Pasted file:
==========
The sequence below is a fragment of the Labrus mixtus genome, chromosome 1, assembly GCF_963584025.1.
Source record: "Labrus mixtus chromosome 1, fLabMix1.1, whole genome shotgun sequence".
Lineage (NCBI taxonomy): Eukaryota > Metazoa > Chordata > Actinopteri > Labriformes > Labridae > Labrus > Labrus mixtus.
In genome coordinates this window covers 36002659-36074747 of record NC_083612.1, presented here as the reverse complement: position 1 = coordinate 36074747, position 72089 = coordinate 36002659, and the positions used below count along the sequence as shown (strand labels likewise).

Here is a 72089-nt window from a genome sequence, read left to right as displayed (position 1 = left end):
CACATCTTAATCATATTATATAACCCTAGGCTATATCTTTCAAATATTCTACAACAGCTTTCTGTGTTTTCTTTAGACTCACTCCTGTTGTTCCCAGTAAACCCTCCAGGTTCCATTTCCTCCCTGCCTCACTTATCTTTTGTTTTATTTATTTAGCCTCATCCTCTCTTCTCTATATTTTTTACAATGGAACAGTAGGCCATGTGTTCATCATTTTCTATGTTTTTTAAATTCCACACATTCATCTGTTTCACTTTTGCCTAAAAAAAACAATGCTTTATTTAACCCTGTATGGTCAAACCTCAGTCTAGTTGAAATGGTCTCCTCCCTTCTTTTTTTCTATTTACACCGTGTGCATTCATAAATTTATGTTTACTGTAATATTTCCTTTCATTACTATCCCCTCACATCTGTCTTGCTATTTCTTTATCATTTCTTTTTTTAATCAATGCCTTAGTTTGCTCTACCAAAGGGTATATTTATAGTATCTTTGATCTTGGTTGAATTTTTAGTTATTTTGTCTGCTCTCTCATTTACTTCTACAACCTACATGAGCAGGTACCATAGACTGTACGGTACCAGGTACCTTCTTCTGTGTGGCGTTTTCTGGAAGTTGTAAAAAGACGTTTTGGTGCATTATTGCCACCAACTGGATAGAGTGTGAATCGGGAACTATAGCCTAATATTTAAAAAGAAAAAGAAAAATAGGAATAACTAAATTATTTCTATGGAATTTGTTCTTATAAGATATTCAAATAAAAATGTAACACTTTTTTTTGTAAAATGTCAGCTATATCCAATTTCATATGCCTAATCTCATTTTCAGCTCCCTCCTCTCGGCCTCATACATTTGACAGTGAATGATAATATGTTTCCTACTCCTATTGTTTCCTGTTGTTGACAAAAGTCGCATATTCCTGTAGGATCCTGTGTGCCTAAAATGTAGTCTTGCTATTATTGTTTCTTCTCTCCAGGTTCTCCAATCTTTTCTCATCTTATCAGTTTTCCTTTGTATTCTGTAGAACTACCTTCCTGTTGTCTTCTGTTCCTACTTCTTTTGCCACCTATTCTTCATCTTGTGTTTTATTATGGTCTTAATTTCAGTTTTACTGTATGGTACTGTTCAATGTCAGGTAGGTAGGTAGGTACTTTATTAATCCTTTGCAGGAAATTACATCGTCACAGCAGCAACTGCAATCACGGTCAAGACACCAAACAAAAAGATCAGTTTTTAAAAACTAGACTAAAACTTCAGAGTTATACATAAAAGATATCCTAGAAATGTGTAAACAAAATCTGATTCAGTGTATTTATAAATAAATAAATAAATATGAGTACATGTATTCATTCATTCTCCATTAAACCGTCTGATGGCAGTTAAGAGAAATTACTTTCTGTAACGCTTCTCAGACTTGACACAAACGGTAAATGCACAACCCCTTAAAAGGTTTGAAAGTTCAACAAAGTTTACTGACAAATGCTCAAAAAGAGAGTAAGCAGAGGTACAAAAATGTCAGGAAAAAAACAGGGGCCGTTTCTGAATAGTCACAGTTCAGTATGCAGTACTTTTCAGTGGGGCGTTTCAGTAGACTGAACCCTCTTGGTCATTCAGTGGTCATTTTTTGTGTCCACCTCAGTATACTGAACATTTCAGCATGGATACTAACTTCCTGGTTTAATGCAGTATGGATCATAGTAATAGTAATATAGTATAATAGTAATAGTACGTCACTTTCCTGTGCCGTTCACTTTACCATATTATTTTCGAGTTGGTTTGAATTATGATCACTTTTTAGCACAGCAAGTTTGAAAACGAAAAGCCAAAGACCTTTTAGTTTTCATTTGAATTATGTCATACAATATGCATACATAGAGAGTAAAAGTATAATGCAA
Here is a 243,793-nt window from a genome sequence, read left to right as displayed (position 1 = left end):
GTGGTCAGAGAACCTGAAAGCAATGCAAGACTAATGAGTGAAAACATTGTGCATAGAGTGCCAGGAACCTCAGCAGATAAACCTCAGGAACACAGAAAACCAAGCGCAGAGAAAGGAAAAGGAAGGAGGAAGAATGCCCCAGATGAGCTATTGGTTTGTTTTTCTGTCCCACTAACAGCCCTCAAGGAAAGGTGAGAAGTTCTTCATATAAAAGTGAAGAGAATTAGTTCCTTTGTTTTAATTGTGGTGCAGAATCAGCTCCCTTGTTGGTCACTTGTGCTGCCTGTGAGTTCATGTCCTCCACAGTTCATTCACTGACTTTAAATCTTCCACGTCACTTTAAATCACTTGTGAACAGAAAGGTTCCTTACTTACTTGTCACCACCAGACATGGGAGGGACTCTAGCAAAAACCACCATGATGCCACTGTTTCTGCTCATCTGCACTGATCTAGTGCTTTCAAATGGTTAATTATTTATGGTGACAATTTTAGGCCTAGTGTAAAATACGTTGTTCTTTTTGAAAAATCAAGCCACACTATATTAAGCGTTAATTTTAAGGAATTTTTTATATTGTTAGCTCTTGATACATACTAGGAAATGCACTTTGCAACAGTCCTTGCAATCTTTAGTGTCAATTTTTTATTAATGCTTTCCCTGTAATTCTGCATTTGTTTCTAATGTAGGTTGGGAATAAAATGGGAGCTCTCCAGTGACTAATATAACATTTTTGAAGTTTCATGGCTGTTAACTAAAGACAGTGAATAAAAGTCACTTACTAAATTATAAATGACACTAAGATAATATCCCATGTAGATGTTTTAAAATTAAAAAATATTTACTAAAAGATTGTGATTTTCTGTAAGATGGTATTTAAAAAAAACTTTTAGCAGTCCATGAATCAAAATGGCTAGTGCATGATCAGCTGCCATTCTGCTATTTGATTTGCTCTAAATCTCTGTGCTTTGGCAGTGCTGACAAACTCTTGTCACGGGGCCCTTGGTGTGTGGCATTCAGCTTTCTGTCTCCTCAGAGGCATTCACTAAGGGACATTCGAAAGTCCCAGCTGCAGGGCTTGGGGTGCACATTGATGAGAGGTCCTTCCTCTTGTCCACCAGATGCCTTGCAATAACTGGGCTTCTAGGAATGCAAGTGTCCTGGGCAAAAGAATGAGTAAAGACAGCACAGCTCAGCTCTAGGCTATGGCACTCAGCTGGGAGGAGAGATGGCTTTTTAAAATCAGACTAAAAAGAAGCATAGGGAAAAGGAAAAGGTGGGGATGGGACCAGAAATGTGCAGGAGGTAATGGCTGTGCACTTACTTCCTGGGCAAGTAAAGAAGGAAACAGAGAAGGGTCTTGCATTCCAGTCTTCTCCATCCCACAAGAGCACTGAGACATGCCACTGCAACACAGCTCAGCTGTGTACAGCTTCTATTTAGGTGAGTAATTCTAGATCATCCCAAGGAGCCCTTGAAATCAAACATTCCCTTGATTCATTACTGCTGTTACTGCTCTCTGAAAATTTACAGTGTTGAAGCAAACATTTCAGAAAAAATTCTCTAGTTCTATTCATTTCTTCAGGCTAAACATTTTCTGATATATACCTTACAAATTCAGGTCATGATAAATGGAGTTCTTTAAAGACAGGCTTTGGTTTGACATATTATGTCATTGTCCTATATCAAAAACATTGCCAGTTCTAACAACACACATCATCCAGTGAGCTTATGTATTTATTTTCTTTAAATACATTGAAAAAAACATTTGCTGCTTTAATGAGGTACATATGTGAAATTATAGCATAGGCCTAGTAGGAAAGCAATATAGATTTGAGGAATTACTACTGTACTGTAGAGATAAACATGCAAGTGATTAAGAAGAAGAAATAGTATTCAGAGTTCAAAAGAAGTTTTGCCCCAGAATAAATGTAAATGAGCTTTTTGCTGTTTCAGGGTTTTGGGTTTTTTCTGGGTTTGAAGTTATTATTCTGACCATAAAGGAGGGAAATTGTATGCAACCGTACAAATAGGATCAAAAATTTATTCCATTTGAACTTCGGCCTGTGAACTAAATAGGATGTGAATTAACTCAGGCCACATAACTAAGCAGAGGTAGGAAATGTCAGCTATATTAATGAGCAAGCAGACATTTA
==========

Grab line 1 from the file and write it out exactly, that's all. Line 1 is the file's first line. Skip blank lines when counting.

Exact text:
The sequence below is a fragment of the Labrus mixtus genome, chromosome 1, assembly GCF_963584025.1.